Spammers are smugglers. The main motivation of the smuggler is the
profit margin available from the buyer of the smuggled goods. Evasion of
the law (usually, the laws of two or more countries), or the rules of
polite society are entirely secondary - mere entertainment value. I
think today's spammers have just reinvented all this - and our lawmakers
as they call themselves are so deficient in history they don't realise
it. I often find Oz an odd place, it began as a dump-depot for convicts,
and our current population fails to discern the interesting lessons to
be derived from:
	(a) the law [and changes to it], and even worse
	(b) human nature in relation to the law.
Something is quite wrong with a country which fails to interpret the
lessons of its own origins. But I've digressed again. Damn!

Cheers, Dan.

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bat2pl -- turn a .bat perl script into .pl

Date: Thu, 7 Aug 2003 09:50:00 +1000
From: Gerry Patterson

Ok, it's trivial. Just use Gvim ...

However it you have about twenty of them to do, the following might be

# -----------------------------------------------------------------

# bat2pl - strip code at start/end of .bat file created with pl2bat
$tgt = $ARGV[0];
unless (open(INPF,$tgt)){
	$tgt .= '.bat';
	open (INPF,"$tgt") || die "Usage $0 File[.bat]\n";
$tgt =~ s/\.bat$//i;
open (OUTF,">$") || die "Cannot open output: $\n";
while (<INPF>) {
	$line++ if (/^#!.*perl/ && ($line + 0) == 0);
	next unless $line;
	next if ($line++ == 2);
	last if (/^__END__/);
	print OUTF $prnline if ($line > 2);
	$prnline = $_;

# -----------------------------------------------------------------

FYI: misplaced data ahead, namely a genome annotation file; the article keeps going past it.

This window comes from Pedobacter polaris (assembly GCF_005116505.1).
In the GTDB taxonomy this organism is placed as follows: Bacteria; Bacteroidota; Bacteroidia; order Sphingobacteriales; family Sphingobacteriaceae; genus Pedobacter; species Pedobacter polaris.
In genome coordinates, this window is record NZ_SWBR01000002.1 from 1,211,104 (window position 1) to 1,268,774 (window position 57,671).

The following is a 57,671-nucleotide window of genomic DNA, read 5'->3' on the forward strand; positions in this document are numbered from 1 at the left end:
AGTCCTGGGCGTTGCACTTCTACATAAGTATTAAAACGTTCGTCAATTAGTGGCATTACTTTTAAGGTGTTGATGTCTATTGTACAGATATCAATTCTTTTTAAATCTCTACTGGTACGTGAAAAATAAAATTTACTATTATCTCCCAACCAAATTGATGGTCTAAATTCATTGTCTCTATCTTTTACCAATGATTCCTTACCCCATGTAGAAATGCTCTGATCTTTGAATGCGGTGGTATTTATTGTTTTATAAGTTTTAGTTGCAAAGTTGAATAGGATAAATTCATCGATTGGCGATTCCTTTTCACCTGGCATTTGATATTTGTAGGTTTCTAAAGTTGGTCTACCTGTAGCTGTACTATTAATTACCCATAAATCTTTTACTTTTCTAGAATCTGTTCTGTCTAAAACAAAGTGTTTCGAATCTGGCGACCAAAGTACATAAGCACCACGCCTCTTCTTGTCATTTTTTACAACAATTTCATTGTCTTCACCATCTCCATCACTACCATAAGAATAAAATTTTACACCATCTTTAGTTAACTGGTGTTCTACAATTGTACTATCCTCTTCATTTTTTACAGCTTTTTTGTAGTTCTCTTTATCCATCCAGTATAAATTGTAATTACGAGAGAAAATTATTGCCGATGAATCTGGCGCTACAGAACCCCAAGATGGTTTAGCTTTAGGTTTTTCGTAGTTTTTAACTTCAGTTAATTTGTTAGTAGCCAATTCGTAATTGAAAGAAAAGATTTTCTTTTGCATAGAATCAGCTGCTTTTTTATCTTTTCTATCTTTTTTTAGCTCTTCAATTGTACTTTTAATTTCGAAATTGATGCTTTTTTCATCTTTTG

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named check hints: A records for [domain] class 1 do not match hint records

Date: Tue, 19 Aug 2003 16:12:29 +1000
From: Administration user

A message like the following appears on the primary DNS console:
named[135]: check_hints: A records for J.ROOT-SERVERS.NET class 1 do not match hint records

This is caused by the named.root being out of date. This record changes
so slowly that problems can go unnoticed. The most up to date record can
be obtained by FTP from Restart named when it has been

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SPAM: 221.146.1/24 mail abuse

From Sun Aug  3 20:53:08 2003
Return-Path: <>
Received: from patrick ([])
	by (8.11.6/8.11.6) with SMTP id h73Ar6Z16627
	for <>; Sun, 3 Aug 2003 20:53:07 +1000 (EST)
Message-Id: <>
Subject: quick q
Mime-Version: 1.0
Content-Type: text/html; charset="iso-8859-1"
Date: Sun, 3 Aug 2003 19:47:13 +0900
X-Mailer: Microsoft Outlook, Build 10.0.2627
Status: RO
Content-Length: 1052
Lines: 31




<body bgcolor="#003333" text="yellow" link="#CCCCCC" vlink="#CCCCCC" alink="#CCCCCC" leftmargin="0" topmargin="0" marginwidth="0" marginheight="0">

<table width="100%" border="0" align="center" cellpadding="0" cellspacing="1">


<td align="center"><font size="2" color="white"><b>DON'T LOSE ANY MORE MONEY ON YOUR EXISTING HOME LOAN!<br><br>whats up. I thought you might be interested in this.<br><BR>Only the BANKS k<loppr55y>now about this gggreat offer, now you can too!<BR><br></td>


<tr><td align="center"><a href=""><font color="yellow" size="3"><b><u>With the money y<pppaaassrew>ou save, put it towards a new car!</a><br><br></td></tr>




Ed: whois returns following from krnic:
IP Address         :
Network Name       : KORNET-XDSL-HAENGDANG-REDBACK2-1328
Connect ISP Name   : KORNET
Connect Date       : 20030605
Registration Date  : 20030613

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SPAM: 4.61.158/24 mail abuse

From Fri Aug  8 04:55:09 2003
Return-Path: <>
Received: from LoNigro ( [])
	by (8.11.6/8.11.6) with SMTP id h77It7Z50668
	for <>; Fri, 8 Aug 2003 04:55:07 +1000 (EST)
Message-Id: <>
Subject: help defend your PC against new viruses
Mime-Version: 1.0
Content-Type: text/plain; charset="iso-8859-1"
Date: Fri, 7 Feb 2003 10:49:33 -0800